One night in early spring I stood guard in front of a farm that we had occupied. A listless wind was blowing fitfully; across the Flemish sky cloud armies rode on high, somewhere behind them the suggestion of a moon. I had been uneasy the entire day -- something was worrying me deeply. Now on my dark guard post I fervently recalled the images of my life and thought of Frau Eva and of Demian. I stood braced against a poplar tree staring into the drifting clouds whose mysteriously writhing patches of light soon metamorphosed into huge series of swirling images. From the strange weakness of my pulse, the insensitiveness of my skin to wind and rain, and my intense state of consciousness I could sense that a master was near me.
A huge city could be seen in the clouds out of which millions of people streamed in a host over vast landscapes. Into their midst stepped a mighty, godlike figure, as huge as a mountain range, with sparkling stars in her hair, bearing the features of Frau Eva. The ranks of the people were swallowed up into her as into a giant cave and vanished from sight. The goddess cowered on the ground, the mark luminous on her forehead. A dream seemed to hold sway over her: she closed her eyes and her countenance became twisted with pain. Suddenly she cried out and from her forehead sprang stars, many thousands of shining stars that leaped in marvelous arches and semicircles across the black sky.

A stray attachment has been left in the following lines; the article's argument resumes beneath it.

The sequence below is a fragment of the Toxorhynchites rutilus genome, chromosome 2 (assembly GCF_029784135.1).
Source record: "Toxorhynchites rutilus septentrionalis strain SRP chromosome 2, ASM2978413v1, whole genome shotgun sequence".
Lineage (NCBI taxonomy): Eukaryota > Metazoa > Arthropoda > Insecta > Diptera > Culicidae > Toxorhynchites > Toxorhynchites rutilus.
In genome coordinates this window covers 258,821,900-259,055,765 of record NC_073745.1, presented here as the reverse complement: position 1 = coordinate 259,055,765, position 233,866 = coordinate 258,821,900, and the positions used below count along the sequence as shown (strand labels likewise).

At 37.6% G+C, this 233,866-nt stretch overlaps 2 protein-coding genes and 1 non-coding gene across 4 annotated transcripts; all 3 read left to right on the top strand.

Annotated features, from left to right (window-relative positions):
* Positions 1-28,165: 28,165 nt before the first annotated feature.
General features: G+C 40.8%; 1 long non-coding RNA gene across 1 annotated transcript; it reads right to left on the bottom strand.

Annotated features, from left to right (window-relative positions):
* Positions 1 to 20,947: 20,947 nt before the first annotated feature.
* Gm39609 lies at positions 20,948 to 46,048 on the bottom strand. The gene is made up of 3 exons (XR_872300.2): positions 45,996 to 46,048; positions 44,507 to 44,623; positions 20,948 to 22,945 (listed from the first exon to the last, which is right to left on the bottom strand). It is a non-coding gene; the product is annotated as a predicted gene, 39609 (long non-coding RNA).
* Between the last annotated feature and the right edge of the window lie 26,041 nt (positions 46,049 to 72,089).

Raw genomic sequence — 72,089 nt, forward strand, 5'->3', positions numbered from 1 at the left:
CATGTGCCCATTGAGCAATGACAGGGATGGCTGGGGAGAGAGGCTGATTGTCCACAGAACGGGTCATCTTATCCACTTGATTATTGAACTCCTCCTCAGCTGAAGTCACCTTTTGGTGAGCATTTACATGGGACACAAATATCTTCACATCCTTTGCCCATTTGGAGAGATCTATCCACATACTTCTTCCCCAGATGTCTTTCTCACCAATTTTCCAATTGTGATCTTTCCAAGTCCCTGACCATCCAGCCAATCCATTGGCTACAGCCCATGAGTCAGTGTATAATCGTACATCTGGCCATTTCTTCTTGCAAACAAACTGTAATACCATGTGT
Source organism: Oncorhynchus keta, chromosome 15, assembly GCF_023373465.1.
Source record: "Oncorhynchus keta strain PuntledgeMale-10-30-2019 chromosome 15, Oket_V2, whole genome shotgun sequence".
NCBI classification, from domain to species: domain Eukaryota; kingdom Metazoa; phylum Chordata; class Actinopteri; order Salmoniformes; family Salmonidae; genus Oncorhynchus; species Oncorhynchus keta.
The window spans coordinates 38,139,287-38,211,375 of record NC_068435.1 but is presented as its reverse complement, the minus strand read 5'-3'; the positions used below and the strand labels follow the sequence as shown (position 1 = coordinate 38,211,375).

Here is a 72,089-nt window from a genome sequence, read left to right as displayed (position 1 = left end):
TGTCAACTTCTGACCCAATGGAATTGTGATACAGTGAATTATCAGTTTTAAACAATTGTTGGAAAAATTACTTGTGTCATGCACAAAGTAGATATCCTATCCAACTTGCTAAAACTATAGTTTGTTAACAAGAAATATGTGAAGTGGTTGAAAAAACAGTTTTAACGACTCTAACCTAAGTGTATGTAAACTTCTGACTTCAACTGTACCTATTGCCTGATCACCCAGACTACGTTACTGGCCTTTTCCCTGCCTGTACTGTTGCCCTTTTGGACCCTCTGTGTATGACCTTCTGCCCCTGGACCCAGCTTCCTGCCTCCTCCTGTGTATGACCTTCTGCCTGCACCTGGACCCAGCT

One of these stars shot straight toward me with a clear ringing sound and it seemed to seek me out. Then it burst asunder with a roar into a thousand sparks, tore me aloft and smashed me back to the ground again, the world shattered above me with a thunderous roar.
They found me near the poplar tree, covered with earth and with many wounds.
I lay in a cellar, guns roared above me. I lay in a wagon and jolted across the empty fields. Mostly I was asleep or unconscious. But the more deeply I slept the more strongly I felt that something was drawing me on, that I was following a force that had mastery over me.
I lay in a stable, on straw. It was dark and someone had stepped on my hand. But something inside me wanted to keep going and I was drawn on more forcefully than ever. Again I lay in a wagon and later on a stretcher or ladder. More strongly than ever I felt myself being summoned somewhere, felt nothing but this urge that I must finally get there.